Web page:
One of those specimens of impromptu public art where a knife is used to cut a section out of a subway poster to reveal another poster underneath.
Lookin' around, every caucasian yuppie-type male in the subway car today had a beard and man bun (or topknot). Drew this from memory of the one sitting across from me. He had a slim, attractive female companion who was reaching across and showing him things on his phone. He was absorbed in whatever stupid shite people are into when they carry phones around.
A prominent "art and technology" website had a get-together in a NYC bar last night -- apropos of yesterday's post I made these business cards (it took about thirty minutes) and handed them around to a few people. Not so much for self-promotion (most of them know me) as to advance the cause of computer stupidity awareness and the need for a boosterism-counteracting hate zine in the art/tech space where people can vent about computer and phone failure and omnipresent thought control. Left ambiguous was whether the card referred to 15 years' independence on the web or from the web, as it is ordinarily experienced (walking zombie-like around the city streets staring at a glowing slab to see what "friends" are saying at every particular nanosecond).
Thanks to andrej for the webcam shot.
jpeg version of a png I made on Computers Club Drawing Society a while back
Suggested feature for the "art and technology" websites:
A page where people can talk candidly about how stupid computers, phones, and social media are.
Failures, breakages, outages, poor design, scams, stories about people falling into manholes while reading phones, etc.
The tech sites all have such upbeat, utopian attitudes, and their partnerships with Silicon Valley rent-extractors are ominous.
You have your occasional "broken kindle" jokes but what's needed is a page of pure zine 80s style hatred.
I would contribute.
hat tip cheseball for burning laptop
So-called "art" GIFs were around in the late '90s -- I used to see them on Word.com. They were made mostly by graphic designers as opposed to self-identifying artistes. The above GIF came from there; the original was 102 x 128 pixels. I enlarged it to 400 x 400 using "nearest neighbor" resizing to preserve the sharp edges. Still, this is an incredibly small (19 kilobyte) GIF in terms of ecological impact, in case you are thinking about alternatives to binge-watching Mad Men. Not that you can look at this one for very long.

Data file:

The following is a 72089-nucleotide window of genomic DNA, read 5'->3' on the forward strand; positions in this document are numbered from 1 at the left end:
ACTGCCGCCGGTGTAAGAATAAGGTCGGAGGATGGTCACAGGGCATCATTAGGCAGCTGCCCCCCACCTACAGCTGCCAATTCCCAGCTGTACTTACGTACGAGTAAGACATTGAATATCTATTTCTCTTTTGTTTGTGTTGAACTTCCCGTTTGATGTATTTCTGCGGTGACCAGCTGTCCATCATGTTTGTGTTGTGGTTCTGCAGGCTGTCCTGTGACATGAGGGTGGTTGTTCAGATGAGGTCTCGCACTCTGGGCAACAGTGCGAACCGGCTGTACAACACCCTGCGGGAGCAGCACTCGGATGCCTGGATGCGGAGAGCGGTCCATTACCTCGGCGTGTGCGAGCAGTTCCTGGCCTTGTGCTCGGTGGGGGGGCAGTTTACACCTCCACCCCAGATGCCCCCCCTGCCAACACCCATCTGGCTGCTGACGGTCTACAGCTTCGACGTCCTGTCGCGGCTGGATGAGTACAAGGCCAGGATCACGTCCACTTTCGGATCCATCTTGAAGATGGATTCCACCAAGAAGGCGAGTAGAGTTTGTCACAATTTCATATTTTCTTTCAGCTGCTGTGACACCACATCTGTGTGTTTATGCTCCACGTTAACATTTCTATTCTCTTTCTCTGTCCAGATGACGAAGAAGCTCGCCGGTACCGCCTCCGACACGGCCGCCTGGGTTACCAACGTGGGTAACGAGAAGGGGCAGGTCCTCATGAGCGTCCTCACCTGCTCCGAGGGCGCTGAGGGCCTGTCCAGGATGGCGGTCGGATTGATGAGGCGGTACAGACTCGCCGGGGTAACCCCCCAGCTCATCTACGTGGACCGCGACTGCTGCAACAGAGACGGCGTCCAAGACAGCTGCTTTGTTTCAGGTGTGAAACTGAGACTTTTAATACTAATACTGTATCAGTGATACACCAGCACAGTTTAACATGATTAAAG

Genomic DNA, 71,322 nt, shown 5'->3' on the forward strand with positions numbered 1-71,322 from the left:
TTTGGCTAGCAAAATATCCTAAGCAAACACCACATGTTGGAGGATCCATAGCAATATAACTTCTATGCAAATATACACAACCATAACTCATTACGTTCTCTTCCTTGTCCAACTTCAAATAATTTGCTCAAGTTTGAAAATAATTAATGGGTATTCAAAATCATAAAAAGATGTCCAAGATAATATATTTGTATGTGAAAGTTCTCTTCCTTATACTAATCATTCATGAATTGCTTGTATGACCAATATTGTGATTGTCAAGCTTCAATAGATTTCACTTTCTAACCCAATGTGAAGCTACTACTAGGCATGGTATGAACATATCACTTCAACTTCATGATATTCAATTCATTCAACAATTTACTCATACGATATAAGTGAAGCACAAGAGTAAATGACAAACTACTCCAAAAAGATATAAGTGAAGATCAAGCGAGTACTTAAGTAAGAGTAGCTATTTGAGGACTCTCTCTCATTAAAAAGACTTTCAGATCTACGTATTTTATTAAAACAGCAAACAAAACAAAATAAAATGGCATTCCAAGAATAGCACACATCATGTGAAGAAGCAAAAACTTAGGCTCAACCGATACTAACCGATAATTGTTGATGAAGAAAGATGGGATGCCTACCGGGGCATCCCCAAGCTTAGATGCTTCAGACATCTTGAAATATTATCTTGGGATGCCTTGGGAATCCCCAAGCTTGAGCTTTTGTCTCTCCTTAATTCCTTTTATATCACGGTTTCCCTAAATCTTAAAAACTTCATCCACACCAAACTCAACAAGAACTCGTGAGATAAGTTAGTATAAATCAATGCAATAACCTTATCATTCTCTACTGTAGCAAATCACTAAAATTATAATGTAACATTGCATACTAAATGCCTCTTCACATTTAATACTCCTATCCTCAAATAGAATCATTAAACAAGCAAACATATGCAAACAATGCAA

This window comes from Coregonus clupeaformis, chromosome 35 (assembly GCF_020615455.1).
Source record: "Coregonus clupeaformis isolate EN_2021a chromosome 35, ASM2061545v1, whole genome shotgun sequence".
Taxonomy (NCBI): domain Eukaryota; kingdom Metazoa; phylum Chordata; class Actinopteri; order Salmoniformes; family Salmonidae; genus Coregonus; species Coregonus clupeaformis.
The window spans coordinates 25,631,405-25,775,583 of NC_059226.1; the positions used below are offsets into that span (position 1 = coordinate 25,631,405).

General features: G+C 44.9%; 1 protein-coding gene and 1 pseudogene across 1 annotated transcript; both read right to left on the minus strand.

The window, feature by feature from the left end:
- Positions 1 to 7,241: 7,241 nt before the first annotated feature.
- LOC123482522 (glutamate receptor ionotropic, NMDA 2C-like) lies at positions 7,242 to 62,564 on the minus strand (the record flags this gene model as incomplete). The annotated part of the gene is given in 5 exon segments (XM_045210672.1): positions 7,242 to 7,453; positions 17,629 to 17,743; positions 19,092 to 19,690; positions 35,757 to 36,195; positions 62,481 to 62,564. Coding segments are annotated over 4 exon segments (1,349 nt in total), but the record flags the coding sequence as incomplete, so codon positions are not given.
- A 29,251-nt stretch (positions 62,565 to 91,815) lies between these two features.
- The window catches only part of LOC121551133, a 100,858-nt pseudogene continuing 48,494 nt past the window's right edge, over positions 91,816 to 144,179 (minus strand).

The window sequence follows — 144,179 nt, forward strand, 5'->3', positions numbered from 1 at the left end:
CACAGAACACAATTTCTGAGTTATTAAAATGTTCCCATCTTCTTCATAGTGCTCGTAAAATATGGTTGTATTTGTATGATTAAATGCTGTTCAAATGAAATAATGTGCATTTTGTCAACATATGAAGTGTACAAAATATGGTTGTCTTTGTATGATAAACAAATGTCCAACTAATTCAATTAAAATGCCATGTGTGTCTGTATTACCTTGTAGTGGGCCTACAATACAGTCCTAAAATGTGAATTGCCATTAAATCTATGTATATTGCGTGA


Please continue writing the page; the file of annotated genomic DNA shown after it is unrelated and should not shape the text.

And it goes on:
hat tips jules laplace, giorgio de chirico and scuola metafisica (google campus)
hat tip pfifferking
Michael Manning's work at the NADA art fair this year (reproductions cribbed from various online documentation). Note that the color doesn't have to "go" with the texture. Smart! These are handsome objects that don't take themselves too seriously, as with Manning's phone and tablet paintings that raised the ire of Art F City commenters because of their lethargic finger wiggling. Real men use their muscles!
The Hole gallery shows this artist, Matthew Stone. Haven't seen these in person but the concept doesn't appeal. Evidently they are based on photos of "phat" brushstrokes (as in, self-consciously flamboyantly lovely) that are then transposed into impossible environments where they cast fake shadows on pointless geometric objects. We've been here, in the '70s, with abstract illusionism, and it didn't go well.
Yes, that would have to be Van Gogh reproductions sold by his namesake museum. All this ingenious algorithmic mimickry of color and texture in the service of Puff-Paint™-like kitsch. Maybe they are amazing in person but again, it's the concept that's revolting. Is our understanding of Van Gogh's work enhanced by running it through the Star Trek replicator?